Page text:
Movie Review: Catch Me if You Can

This was a surprisingly delightful little movie. Not deeply thought provoking, not requiring a lot of thought or analysis. Character development was rather spotty. Plot development was rather haphazard. But I enjoyed watching the movie all the same.

The characters were eye-catching, if two-dimensional. The intrigue of wondering what Frank (DiCaprio) would attempt to pull off next, and the fun of watching him succeed was adequate to keep me interested enough – despite the length of the film (almost 2.5 hours). It flirts with being a lot of things. A love story. A father-son story. A family story. It brushes up against deep themes that captivate people – without ever getting bogged down in the tediousness of actually working with the themes. In this case, a wise move. The movie maintains a light touch throughout, which does render some of the closing scenes somewhat perplexing, but not disturbing.

Frank runs away from home as his parents are divorcing, creating new identities and vocations in a consuming quest to find the success, the respect, and ultimately the love that eluded his parents. Carl (Hanks) is the FBI agent in the fledgling bank fraud division who is attempting to first identify, then apprehend Frank. Maybe it was just me, but Hanks’ portrayal of Carl was an eerie sort of foreshadowing of the character Know-It-All from Hanks’ later effort, The Polar Express.

As the cat and mouse game ensues, Frank half-taunts, half-reaches out to Carl as a replacement father figure. Carl demands of Frank the one thing that Frank needs his own father (played by Christopher Walken) is unable to demand, and the one thing that Frank most wants his father to demand – that he give up his charades. Frank idolizes his father, and wants desperately for his father and mother to reunite, a delusion every bit as fantastical as the ones he pulls over on others.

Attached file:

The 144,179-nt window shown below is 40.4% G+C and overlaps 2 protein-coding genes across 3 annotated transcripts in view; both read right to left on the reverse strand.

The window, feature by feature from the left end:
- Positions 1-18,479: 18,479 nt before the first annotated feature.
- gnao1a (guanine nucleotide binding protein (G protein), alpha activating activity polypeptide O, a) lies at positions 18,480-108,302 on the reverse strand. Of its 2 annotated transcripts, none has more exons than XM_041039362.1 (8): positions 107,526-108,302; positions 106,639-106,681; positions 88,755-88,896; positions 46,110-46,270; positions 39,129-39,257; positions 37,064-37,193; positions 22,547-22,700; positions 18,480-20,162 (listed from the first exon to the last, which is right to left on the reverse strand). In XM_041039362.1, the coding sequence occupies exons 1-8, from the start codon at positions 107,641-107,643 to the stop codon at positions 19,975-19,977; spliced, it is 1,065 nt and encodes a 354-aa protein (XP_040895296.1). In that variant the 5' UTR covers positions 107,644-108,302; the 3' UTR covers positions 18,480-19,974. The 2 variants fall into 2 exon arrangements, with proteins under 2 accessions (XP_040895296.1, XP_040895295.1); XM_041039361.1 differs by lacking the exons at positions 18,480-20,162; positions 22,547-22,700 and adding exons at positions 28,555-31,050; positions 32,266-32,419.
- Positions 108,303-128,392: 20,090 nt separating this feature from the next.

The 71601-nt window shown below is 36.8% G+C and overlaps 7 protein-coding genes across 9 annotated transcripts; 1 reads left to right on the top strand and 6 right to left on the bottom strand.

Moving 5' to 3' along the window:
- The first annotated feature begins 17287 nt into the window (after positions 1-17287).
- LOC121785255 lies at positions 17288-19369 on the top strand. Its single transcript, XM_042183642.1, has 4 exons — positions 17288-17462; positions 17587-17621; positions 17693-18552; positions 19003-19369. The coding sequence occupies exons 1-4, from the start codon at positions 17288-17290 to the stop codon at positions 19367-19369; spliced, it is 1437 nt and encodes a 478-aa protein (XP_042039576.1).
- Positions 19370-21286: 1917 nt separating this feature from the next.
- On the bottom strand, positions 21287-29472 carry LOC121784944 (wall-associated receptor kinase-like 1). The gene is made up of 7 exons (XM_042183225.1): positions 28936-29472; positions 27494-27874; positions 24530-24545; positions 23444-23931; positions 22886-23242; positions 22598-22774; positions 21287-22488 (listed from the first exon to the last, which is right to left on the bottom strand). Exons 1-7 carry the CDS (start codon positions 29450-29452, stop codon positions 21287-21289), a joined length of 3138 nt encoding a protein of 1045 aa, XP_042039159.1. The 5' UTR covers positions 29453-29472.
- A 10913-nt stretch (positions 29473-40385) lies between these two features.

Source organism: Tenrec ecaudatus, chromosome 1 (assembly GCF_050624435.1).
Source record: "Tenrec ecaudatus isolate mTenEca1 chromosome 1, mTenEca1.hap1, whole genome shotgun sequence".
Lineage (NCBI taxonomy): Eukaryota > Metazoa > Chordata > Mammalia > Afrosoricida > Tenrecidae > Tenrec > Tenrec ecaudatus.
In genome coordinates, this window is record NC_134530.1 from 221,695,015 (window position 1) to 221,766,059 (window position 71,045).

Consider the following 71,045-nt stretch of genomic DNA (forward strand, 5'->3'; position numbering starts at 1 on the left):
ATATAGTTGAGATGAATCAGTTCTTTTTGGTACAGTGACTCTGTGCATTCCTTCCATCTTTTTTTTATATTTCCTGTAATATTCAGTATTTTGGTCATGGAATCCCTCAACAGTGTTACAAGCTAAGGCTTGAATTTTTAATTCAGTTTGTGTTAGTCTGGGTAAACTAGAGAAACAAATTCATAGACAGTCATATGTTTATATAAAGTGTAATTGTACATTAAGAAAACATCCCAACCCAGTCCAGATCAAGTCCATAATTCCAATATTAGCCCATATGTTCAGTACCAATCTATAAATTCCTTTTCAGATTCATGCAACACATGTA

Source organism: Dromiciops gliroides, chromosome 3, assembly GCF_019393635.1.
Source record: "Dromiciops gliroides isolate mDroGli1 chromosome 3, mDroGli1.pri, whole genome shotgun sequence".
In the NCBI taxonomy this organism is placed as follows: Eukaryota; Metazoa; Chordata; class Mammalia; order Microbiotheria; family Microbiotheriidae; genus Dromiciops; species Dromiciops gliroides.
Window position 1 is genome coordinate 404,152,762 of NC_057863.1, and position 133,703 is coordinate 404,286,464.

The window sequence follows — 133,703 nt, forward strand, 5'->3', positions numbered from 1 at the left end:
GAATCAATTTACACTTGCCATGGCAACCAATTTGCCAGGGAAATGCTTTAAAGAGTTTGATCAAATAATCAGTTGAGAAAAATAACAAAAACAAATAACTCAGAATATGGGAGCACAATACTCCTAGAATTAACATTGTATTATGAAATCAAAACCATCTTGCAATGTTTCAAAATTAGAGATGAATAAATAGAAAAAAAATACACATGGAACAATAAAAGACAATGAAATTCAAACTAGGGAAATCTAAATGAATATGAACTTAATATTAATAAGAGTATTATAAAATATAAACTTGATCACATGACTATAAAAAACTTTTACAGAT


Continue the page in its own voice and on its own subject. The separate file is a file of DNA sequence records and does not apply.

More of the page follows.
At it’s deepest, this movie asks questions about the nature of truth. And in a typical post-modern fashion, the answers are that truth is what people make of it. “People only know what you tell them”, Frank tells Carl in one of their showdowns. If you tell people you’re a pilot, who are they to say you aren’t? If you say you’re a doctor, who is anyone to say you aren’t? Unfortunately, behind this breezy post-modern facade is the hard reality that actually, there are plenty of people who expect to know more than what you tell them, or expect that what you tell them should be true. As much as we seek to wish away Truth in a grander sense, it haunts us and reveals our dependency upon it at every turn. Truth is ultimately what Frank wants, despite his proclivity for lying. The hard truth of Carl’s world is ultimately what Frank exchanges his extravagant lies for, despite the goading of his real father constantly asking him “Where are you going tonight, Frank? Somewhere exotic?”

But don’t get me wrong, this movie doesn’t require you to think that much. Enjoy the period decor and costumes and cars. Marvel at Frank’s audacity and charm. But be assured in the end by Carl’s rather dour – but True – assurance to Frank – “The house always wins”. There is a Truth, and not only must it be known, we’ll all be relieved when it is.

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